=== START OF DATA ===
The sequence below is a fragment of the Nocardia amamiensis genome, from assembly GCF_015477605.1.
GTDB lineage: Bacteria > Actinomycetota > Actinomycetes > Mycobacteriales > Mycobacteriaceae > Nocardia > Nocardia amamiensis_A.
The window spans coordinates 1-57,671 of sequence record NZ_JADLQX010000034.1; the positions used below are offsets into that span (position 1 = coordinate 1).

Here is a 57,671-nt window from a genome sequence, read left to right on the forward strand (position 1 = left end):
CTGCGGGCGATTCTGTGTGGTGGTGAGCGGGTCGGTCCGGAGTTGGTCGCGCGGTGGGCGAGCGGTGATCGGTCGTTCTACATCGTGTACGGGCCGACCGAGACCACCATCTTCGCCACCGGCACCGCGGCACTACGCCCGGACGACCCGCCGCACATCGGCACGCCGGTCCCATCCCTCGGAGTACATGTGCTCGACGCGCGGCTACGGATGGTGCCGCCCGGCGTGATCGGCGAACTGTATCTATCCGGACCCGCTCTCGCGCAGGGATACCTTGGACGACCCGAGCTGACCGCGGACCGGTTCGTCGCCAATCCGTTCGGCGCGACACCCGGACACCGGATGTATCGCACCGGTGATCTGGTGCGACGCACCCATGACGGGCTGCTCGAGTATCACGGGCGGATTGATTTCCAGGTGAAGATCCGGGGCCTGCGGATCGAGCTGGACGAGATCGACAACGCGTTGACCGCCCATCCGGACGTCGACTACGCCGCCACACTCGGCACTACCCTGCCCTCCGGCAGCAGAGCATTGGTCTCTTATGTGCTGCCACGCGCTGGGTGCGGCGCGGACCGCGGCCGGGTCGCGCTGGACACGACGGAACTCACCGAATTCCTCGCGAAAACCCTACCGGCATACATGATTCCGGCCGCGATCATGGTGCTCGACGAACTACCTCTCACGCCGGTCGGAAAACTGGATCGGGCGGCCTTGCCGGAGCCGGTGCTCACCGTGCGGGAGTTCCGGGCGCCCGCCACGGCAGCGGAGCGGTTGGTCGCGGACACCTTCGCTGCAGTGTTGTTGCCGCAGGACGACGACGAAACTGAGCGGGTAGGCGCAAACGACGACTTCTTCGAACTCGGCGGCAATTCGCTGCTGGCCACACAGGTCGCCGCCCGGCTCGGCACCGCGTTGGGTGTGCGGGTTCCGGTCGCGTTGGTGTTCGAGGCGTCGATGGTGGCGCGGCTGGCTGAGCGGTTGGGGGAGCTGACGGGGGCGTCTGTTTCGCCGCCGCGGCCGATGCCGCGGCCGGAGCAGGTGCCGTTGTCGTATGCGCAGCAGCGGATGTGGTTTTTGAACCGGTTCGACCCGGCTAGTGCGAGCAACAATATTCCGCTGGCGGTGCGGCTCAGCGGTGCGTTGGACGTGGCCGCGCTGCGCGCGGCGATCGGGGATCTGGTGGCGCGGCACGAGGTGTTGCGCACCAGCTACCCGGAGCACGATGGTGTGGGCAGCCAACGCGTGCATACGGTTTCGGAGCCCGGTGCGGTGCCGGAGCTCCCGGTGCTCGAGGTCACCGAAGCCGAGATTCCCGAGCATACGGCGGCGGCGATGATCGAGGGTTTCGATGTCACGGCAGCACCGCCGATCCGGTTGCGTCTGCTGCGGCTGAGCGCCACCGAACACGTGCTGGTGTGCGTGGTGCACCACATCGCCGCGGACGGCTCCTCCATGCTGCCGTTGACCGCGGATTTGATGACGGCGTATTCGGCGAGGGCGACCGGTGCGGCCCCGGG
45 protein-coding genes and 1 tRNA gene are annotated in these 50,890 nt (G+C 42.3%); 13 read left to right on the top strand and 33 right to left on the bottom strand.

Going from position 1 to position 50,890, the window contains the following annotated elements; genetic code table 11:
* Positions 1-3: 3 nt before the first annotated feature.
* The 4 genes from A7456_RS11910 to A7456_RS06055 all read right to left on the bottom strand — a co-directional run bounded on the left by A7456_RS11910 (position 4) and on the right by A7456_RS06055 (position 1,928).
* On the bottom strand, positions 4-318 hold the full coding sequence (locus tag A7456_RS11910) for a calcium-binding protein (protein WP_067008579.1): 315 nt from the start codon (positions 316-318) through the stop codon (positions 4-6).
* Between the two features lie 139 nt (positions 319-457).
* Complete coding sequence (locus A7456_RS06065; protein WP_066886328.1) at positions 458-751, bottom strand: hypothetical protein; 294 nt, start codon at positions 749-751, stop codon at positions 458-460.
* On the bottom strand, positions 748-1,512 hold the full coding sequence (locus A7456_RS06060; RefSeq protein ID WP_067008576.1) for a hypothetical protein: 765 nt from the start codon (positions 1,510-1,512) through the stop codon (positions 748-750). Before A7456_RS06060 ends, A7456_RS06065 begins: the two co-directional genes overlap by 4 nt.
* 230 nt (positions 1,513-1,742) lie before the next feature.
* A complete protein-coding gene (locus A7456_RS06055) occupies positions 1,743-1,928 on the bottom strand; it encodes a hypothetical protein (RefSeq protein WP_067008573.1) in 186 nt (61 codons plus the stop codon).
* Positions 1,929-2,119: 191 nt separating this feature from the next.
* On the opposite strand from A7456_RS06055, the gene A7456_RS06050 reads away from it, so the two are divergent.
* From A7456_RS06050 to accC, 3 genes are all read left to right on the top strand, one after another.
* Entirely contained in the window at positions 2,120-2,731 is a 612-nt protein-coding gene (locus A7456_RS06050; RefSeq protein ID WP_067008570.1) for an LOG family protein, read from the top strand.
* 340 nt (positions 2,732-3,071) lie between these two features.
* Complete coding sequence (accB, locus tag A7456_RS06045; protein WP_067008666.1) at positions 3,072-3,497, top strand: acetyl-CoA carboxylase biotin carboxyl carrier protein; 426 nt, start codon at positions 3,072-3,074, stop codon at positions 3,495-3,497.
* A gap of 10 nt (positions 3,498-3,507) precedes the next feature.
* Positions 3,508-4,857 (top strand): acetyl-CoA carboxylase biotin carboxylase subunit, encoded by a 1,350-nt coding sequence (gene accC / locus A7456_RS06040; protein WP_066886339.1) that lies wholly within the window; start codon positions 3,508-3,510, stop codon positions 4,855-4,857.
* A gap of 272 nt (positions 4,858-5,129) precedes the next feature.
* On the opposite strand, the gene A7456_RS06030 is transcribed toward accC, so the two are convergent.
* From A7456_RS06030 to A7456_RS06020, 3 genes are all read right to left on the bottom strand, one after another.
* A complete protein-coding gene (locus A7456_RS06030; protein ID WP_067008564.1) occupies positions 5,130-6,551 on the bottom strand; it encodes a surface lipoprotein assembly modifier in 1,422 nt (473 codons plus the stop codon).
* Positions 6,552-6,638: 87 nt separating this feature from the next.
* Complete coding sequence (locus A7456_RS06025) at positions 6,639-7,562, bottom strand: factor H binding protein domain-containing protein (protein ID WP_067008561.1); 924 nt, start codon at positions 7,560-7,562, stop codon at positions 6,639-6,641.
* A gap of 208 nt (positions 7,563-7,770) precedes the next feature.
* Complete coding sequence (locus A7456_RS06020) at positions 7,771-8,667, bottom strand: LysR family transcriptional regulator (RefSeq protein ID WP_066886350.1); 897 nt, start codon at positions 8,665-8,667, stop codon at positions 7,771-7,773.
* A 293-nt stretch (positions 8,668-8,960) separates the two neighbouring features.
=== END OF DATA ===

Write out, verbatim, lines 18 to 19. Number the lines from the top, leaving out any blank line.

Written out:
* From A7456_RS06050 to accC, 3 genes are all read left to right on the top strand, one after another.
* Entirely contained in the window at positions 2,120-2,731 is a 612-nt protein-coding gene (locus A7456_RS06050; RefSeq protein ID WP_067008570.1) for an LOG family protein, read from the top strand.